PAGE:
Canada: President of Credit Counselling Society warns of debt trap

Years of low borrowing costs and healthy growth in the housing market have driven Canadians into a ‘debt trap’ according to Scott Hannah, the president of Credit Counselling Society (CCS).

Hannah says distressed homeowners are finding this burden difficult to manage as calls to CCS have increased by 5.3% in Q1 2018 alone, with a 40% increase in online chats.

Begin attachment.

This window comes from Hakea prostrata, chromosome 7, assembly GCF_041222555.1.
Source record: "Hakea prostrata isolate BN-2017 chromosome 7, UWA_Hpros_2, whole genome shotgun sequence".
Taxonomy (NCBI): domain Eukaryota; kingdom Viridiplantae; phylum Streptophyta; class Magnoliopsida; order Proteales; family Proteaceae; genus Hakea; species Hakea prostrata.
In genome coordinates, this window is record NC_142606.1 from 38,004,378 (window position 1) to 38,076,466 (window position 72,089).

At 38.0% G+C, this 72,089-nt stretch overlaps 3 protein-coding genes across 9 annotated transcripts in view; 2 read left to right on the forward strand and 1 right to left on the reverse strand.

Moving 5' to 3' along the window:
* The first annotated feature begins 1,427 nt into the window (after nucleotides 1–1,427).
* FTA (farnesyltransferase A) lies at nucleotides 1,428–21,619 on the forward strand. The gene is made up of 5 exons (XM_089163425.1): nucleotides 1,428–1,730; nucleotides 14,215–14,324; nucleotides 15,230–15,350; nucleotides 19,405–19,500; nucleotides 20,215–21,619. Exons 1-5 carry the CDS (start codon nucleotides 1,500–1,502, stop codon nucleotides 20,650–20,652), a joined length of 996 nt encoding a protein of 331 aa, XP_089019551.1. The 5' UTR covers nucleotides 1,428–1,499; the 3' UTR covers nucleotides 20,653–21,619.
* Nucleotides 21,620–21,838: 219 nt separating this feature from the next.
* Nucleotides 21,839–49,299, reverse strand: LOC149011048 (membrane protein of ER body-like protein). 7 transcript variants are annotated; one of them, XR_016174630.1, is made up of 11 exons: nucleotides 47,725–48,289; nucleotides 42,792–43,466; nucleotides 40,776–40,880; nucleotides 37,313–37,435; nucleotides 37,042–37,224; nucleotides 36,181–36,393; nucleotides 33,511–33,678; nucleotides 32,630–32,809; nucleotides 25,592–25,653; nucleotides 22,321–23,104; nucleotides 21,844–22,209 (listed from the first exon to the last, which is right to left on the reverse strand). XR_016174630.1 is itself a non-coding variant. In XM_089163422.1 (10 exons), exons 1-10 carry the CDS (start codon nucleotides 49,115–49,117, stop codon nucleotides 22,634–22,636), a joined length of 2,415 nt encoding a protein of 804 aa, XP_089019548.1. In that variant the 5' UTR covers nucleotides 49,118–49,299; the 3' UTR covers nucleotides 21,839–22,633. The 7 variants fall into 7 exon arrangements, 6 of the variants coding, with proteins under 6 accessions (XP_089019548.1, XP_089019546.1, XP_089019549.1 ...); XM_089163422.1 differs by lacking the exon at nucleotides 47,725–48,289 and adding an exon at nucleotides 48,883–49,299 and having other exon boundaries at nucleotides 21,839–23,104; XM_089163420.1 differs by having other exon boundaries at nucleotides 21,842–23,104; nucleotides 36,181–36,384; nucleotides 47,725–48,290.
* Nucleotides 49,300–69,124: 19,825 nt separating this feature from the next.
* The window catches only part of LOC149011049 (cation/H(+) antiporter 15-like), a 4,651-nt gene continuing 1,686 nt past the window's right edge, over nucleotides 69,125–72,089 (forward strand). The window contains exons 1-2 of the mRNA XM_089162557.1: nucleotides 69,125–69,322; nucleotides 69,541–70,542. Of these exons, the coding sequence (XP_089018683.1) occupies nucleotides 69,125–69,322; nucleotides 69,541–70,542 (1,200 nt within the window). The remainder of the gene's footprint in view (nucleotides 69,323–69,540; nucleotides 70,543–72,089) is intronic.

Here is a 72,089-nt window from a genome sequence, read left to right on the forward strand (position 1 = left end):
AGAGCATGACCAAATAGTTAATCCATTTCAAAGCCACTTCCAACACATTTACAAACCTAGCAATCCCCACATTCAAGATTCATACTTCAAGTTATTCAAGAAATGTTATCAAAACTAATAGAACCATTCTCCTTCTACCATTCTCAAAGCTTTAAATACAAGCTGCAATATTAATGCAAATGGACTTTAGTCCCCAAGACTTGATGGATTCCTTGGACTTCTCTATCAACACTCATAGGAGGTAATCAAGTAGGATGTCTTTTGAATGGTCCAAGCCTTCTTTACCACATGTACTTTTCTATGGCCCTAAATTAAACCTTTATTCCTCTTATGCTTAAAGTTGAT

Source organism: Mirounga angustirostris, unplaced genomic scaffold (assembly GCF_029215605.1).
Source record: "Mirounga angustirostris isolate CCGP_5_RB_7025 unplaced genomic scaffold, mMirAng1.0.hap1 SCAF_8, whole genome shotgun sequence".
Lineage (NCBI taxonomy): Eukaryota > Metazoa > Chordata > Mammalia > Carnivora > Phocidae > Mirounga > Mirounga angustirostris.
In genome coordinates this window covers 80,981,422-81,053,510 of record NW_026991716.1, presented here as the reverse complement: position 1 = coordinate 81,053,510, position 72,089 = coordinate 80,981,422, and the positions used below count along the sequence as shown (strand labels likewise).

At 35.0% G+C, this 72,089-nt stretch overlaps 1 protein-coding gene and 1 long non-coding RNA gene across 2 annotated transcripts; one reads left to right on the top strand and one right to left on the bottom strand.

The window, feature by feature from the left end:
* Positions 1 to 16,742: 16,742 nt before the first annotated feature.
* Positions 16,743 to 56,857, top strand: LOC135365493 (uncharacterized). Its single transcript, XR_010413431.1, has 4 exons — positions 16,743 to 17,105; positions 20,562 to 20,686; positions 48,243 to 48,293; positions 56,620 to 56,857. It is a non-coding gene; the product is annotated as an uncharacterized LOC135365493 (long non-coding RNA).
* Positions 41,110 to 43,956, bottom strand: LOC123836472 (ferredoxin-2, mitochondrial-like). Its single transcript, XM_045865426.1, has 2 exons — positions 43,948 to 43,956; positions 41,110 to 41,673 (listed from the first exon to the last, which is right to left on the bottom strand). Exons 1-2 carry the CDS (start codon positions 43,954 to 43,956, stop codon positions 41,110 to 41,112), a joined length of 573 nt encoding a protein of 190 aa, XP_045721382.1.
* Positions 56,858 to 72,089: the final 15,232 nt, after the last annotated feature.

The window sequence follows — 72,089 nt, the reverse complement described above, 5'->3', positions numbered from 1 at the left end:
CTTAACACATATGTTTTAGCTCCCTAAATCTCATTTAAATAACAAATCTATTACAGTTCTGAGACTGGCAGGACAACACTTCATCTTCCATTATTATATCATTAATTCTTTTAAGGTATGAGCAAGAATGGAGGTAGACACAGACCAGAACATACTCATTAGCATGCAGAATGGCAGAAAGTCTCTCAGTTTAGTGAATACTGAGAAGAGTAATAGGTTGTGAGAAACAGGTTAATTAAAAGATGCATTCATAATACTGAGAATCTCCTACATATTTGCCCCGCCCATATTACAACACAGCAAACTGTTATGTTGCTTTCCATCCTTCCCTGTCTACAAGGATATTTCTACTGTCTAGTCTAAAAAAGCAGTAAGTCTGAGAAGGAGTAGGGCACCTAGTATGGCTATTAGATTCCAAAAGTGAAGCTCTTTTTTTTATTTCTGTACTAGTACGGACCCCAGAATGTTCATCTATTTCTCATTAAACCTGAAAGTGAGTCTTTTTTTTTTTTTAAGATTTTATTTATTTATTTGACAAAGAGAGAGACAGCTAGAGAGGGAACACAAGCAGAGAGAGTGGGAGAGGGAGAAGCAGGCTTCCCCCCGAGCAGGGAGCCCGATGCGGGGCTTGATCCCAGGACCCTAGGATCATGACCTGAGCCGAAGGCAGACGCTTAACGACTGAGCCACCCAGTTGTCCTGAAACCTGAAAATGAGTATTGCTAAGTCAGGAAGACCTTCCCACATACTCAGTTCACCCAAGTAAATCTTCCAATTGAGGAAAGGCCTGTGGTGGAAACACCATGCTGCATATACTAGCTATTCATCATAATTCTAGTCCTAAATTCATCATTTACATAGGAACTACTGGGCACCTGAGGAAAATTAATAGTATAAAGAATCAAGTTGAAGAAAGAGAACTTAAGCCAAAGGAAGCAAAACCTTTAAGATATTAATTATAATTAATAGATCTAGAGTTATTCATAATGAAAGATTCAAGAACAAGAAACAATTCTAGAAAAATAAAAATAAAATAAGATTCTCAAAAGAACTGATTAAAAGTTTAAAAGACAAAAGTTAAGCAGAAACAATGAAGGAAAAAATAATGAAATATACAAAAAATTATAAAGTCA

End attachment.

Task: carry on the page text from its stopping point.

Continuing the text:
Long periods of low-interest rates have encouraged borrowing and discouraged savings – a situation that may prove challenging for many Canadians as rates are predicted to continue climbing over the course of 2018.

Hannah goes further and gives the Albertan downturn as a prime example: “we know what happens… because of a lack of savings many people lost their homes”. In the event of debt issues, CCS can help consumers set up a debt management program or find a licensed insolvency trustee.

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